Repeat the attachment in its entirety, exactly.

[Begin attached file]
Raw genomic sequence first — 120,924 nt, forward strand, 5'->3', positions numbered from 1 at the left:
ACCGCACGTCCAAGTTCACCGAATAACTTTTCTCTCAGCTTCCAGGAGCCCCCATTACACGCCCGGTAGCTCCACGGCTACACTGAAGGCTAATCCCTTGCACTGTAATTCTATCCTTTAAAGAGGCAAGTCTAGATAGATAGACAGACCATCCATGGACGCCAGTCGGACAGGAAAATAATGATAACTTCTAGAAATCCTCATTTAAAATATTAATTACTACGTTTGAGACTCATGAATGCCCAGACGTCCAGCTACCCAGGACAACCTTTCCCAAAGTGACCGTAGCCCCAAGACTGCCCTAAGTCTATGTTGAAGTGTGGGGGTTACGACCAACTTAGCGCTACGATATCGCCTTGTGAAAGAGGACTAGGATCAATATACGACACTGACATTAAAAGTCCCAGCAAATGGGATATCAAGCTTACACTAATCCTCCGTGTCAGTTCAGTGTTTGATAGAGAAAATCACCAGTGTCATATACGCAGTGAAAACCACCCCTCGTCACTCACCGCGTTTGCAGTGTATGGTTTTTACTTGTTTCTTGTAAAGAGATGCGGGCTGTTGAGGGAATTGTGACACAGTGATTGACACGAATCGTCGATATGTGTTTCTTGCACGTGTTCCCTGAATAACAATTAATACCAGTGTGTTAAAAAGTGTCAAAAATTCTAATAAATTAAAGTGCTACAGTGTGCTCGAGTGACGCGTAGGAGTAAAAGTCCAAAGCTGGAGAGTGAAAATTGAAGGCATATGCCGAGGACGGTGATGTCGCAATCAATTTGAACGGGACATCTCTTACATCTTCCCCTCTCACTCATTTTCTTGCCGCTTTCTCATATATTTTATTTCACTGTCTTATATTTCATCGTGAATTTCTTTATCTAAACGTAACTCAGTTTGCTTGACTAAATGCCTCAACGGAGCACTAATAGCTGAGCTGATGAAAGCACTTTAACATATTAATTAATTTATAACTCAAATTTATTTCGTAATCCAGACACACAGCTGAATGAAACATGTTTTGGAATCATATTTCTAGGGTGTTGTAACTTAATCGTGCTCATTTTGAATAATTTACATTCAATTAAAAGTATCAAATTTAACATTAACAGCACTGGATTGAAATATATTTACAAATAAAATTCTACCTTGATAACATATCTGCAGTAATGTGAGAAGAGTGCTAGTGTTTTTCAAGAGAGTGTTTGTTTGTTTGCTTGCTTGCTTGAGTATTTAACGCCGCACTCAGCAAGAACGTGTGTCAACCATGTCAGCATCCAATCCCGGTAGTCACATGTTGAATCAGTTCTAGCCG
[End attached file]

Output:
Raw genomic sequence first — 120,924 nt, forward strand, 5'->3', positions numbered from 1 at the left:
ACCGCACGTCCAAGTTCACCGAATAACTTTTCTCTCAGCTTCCAGGAGCCCCCATTACACGCCCGGTAGCTCCACGGCTACACTGAAGGCTAATCCCTTGCACTGTAATTCTATCCTTTAAAGAGGCAAGTCTAGATAGATAGACAGACCATCCATGGACGCCAGTCGGACAGGAAAATAATGATAACTTCTAGAAATCCTCATTTAAAATATTAATTACTACGTTTGAGACTCATGAATGCCCAGACGTCCAGCTACCCAGGACAACCTTTCCCAAAGTGACCGTAGCCCCAAGACTGCCCTAAGTCTATGTTGAAGTGTGGGGGTTACGACCAACTTAGCGCTACGATATCGCCTTGTGAAAGAGGACTAGGATCAATATACGACACTGACATTAAAAGTCCCAGCAAATGGGATATCAAGCTTACACTAATCCTCCGTGTCAGTTCAGTGTTTGATAGAGAAAATCACCAGTGTCATATACGCAGTGAAAACCACCCCTCGTCACTCACCGCGTTTGCAGTGTATGGTTTTTACTTGTTTCTTGTAAAGAGATGCGGGCTGTTGAGGGAATTGTGACACAGTGATTGACACGAATCGTCGATATGTGTTTCTTGCACGTGTTCCCTGAATAACAATTAATACCAGTGTGTTAAAAAGTGTCAAAAATTCTAATAAATTAAAGTGCTACAGTGTGCTCGAGTGACGCGTAGGAGTAAAAGTCCAAAGCTGGAGAGTGAAAATTGAAGGCATATGCCGAGGACGGTGATGTCGCAATCAATTTGAACGGGACATCTCTTACATCTTCCCCTCTCACTCATTTTCTTGCCGCTTTCTCATATATTTTATTTCACTGTCTTATATTTCATCGTGAATTTCTTTATCTAAACGTAACTCAGTTTGCTTGACTAAATGCCTCAACGGAGCACTAATAGCTGAGCTGATGAAAGCACTTTAACATATTAATTAATTTATAACTCAAATTTATTTCGTAATCCAGACACACAGCTGAATGAAACATGTTTTGGAATCATATTTCTAGGGTGTTGTAACTTAATCGTGCTCATTTTGAATAATTTACATTCAATTAAAAGTATCAAATTTAACATTAACAGCACTGGATTGAAATATATTTACAAATAAAATTCTACCTTGATAACATATCTGCAGTAATGTGAGAAGAGTGCTAGTGTTTTTCAAGAGAGTGTTTGTTTGTTTGCTTGCTTGCTTGAGTATTTAACGCCGCACTCAGCAAGAACGTGTGTCAACCATGTCAGCATCCAATCCCGGTAGTCACATGTTGAATCAGTTCTAGCCG